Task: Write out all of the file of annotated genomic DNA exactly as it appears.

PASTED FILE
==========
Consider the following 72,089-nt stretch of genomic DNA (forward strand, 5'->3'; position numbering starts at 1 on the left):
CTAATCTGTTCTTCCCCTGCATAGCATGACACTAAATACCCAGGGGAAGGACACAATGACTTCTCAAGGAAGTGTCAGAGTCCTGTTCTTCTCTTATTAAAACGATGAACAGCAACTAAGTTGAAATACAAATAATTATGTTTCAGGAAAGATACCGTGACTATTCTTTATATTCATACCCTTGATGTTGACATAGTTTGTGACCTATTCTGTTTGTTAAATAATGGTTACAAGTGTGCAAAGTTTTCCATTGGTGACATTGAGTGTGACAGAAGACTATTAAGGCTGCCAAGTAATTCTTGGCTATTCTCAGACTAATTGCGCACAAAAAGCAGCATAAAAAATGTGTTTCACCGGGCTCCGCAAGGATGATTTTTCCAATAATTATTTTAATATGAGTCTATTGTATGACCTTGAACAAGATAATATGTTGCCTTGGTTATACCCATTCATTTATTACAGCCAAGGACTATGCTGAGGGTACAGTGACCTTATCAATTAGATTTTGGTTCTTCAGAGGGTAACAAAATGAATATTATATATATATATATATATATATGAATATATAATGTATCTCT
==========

Consider the following 72,089-nt stretch of genomic DNA (forward strand, 5'->3'; position numbering starts at 1 on the left):
CTAATCTGTTCTTCCCCTGCATAGCATGACACTAAATACCCAGGGGAAGGACACAATGACTTCTCAAGGAAGTGTCAGAGTCCTGTTCTTCTCTTATTAAAACGATGAACAGCAACTAAGTTGAAATACAAATAATTATGTTTCAGGAAAGATACCGTGACTATTCTTTATATTCATACCCTTGATGTTGACATAGTTTGTGACCTATTCTGTTTGTTAAATAATGGTTACAAGTGTGCAAAGTTTTCCATTGGTGACATTGAGTGTGACAGAAGACTATTAAGGCTGCCAAGTAATTCTTGGCTATTCTCAGACTAATTGCGCACAAAAAGCAGCATAAAAAATGTGTTTCACCGGGCTCCGCAAGGATGATTTTTCCAATAATTATTTTAATATGAGTCTATTGTATGACCTTGAACAAGATAATATGTTGCCTTGGTTATACCCATTCATTTATTACAGCCAAGGACTATGCTGAGGGTACAGTGACCTTATCAATTAGATTTTGGTTCTTCAGAGGGTAACAAAATGAATATTATATATATATATATATATATATGAATATATAATGTATCTCT